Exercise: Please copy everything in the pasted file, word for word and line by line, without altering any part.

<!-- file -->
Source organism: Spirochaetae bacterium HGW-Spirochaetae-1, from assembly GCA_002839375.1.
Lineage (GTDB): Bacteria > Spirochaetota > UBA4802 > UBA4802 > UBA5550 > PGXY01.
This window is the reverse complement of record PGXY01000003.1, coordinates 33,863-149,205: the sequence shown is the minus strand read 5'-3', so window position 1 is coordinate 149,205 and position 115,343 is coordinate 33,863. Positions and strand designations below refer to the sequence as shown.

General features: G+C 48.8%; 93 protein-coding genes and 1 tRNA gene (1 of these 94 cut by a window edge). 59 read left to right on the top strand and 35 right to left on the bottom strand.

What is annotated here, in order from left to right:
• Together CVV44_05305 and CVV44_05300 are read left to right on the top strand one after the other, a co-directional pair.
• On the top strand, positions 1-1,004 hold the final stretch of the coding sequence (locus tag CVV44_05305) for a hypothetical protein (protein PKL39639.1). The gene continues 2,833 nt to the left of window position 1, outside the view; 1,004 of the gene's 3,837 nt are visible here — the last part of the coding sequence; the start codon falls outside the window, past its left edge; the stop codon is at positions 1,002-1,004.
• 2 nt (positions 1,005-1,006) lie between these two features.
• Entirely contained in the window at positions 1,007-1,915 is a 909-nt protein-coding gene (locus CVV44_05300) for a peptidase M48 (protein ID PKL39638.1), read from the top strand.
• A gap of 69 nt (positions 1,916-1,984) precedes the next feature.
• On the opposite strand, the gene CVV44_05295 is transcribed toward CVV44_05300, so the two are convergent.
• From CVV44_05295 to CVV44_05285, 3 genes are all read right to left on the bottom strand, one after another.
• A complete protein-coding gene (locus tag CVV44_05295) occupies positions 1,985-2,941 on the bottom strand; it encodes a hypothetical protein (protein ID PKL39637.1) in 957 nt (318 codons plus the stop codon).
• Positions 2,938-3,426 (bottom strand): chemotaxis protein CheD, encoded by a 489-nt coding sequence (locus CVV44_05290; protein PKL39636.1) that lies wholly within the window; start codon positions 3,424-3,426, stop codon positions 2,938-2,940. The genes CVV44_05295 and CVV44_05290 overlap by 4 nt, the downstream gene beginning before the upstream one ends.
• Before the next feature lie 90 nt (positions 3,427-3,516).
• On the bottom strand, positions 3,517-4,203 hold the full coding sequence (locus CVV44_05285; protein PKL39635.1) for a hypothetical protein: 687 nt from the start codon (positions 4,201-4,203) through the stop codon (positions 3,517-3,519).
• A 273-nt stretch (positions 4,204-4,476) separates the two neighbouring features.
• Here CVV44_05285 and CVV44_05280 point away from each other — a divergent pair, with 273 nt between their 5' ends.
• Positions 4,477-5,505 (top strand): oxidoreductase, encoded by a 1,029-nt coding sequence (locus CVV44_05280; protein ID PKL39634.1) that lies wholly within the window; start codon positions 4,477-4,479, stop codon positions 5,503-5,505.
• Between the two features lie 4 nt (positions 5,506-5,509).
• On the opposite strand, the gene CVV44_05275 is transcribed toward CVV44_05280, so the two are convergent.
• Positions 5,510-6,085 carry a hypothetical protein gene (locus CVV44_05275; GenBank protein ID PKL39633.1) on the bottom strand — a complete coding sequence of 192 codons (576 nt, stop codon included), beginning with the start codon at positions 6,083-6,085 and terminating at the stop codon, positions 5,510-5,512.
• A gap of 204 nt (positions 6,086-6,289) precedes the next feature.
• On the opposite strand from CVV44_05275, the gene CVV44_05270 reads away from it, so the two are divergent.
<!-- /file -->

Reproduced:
Source organism: Spirochaetae bacterium HGW-Spirochaetae-1, from assembly GCA_002839375.1.
Lineage (GTDB): Bacteria > Spirochaetota > UBA4802 > UBA4802 > UBA5550 > PGXY01.
This window is the reverse complement of record PGXY01000003.1, coordinates 33,863-149,205: the sequence shown is the minus strand read 5'-3', so window position 1 is coordinate 149,205 and position 115,343 is coordinate 33,863. Positions and strand designations below refer to the sequence as shown.

General features: G+C 48.8%; 93 protein-coding genes and 1 tRNA gene (1 of these 94 cut by a window edge). 59 read left to right on the top strand and 35 right to left on the bottom strand.

What is annotated here, in order from left to right:
• Together CVV44_05305 and CVV44_05300 are read left to right on the top strand one after the other, a co-directional pair.
• On the top strand, positions 1-1,004 hold the final stretch of the coding sequence (locus tag CVV44_05305) for a hypothetical protein (protein PKL39639.1). The gene continues 2,833 nt to the left of window position 1, outside the view; 1,004 of the gene's 3,837 nt are visible here — the last part of the coding sequence; the start codon falls outside the window, past its left edge; the stop codon is at positions 1,002-1,004.
• 2 nt (positions 1,005-1,006) lie between these two features.
• Entirely contained in the window at positions 1,007-1,915 is a 909-nt protein-coding gene (locus CVV44_05300) for a peptidase M48 (protein ID PKL39638.1), read from the top strand.
• A gap of 69 nt (positions 1,916-1,984) precedes the next feature.
• On the opposite strand, the gene CVV44_05295 is transcribed toward CVV44_05300, so the two are convergent.
• From CVV44_05295 to CVV44_05285, 3 genes are all read right to left on the bottom strand, one after another.
• A complete protein-coding gene (locus tag CVV44_05295) occupies positions 1,985-2,941 on the bottom strand; it encodes a hypothetical protein (protein ID PKL39637.1) in 957 nt (318 codons plus the stop codon).
• Positions 2,938-3,426 (bottom strand): chemotaxis protein CheD, encoded by a 489-nt coding sequence (locus CVV44_05290; protein PKL39636.1) that lies wholly within the window; start codon positions 3,424-3,426, stop codon positions 2,938-2,940. The genes CVV44_05295 and CVV44_05290 overlap by 4 nt, the downstream gene beginning before the upstream one ends.
• Before the next feature lie 90 nt (positions 3,427-3,516).
• On the bottom strand, positions 3,517-4,203 hold the full coding sequence (locus CVV44_05285; protein PKL39635.1) for a hypothetical protein: 687 nt from the start codon (positions 4,201-4,203) through the stop codon (positions 3,517-3,519).
• A 273-nt stretch (positions 4,204-4,476) separates the two neighbouring features.
• Here CVV44_05285 and CVV44_05280 point away from each other — a divergent pair, with 273 nt between their 5' ends.
• Positions 4,477-5,505 (top strand): oxidoreductase, encoded by a 1,029-nt coding sequence (locus CVV44_05280; protein ID PKL39634.1) that lies wholly within the window; start codon positions 4,477-4,479, stop codon positions 5,503-5,505.
• Between the two features lie 4 nt (positions 5,506-5,509).
• On the opposite strand, the gene CVV44_05275 is transcribed toward CVV44_05280, so the two are convergent.
• Positions 5,510-6,085 carry a hypothetical protein gene (locus CVV44_05275; GenBank protein ID PKL39633.1) on the bottom strand — a complete coding sequence of 192 codons (576 nt, stop codon included), beginning with the start codon at positions 6,083-6,085 and terminating at the stop codon, positions 5,510-5,512.
• A gap of 204 nt (positions 6,086-6,289) precedes the next feature.
• On the opposite strand from CVV44_05275, the gene CVV44_05270 reads away from it, so the two are divergent.